Pakistan is considering setting up a fund that would channel investments by expatriates into stocks on the Karachi Stock Exchange, a senior finance ministry official said yesterday.
The authorities hope that a successful fund would help the Securities and Exchange Commission of Pakistan – the KSE’s regulator – lift controversial curbs that have stopped share prices from falling below the levels hit in August, when the curbs were imposed.
As an incentive, expatriate Pakistanis may be offered shares in companies that were once much sought after – such as the Oil and Gas Development Company, Pakistan Petroleum and National Bank of Pakistan – said the finance ministry official. “It is possible we [could] offer special quotas for overseas Pakistanis to attract them. The details are being worked out,” he said.
News of the proposed fund, however, was greeted with scepticism by analysts, who warned it was only likely to bring modest gains.
“At a time when people around the world are suffering, global conditions are turbulent, why would people want to invest in Pakistan?” asked Muhammad Suhail, a director at Karachi’s Jehangir Siddiqui brokerage and investment company. “This initiative is very unrealistic”.
Previous governments have tried to reach out to expatriate Pakistanis for economic support during difficult times but the results have generally been modest.
Others warned that the scale of the challenge faced by Pakistan was so bad that new ideas had to be considered.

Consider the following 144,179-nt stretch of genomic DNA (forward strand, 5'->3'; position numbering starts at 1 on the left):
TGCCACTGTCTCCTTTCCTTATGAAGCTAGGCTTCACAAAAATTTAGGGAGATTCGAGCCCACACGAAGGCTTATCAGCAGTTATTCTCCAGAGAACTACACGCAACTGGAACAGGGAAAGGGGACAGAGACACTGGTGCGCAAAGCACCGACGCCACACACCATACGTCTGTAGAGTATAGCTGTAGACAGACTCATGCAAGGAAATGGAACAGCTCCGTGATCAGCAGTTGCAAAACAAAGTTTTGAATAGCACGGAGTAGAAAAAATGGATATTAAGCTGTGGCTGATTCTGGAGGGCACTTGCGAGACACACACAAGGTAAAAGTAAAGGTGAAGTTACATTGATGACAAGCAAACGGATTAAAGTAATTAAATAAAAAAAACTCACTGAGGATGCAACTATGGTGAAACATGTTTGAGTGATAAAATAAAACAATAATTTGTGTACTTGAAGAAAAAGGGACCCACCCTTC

Businessmen said the country’s investment climate was likely to remain subdued until there was evidence of a significant improvement in the domestic security environment.
Many foreign business executives have avoided Pakistan since the September 20 suicide truck bombing at the Marriott hotel in Islamabad, which left 57 people dead and 266 injured.
“Pakistan is at the centre of the global war on terror. Unless security conditions improve radically, you cannot expect a rapid turnround in sentiment,” said the chief executive of a foreign company in Pakistan. “On top of Pakistan’s many problems, global market conditions are not helping.”
Pakistan’s new government, which took office in February’s parliamentary elections, has said it will seek up to $10bn in external support over the next 18 months to avoid defaulting on debt payments and other liabilities.
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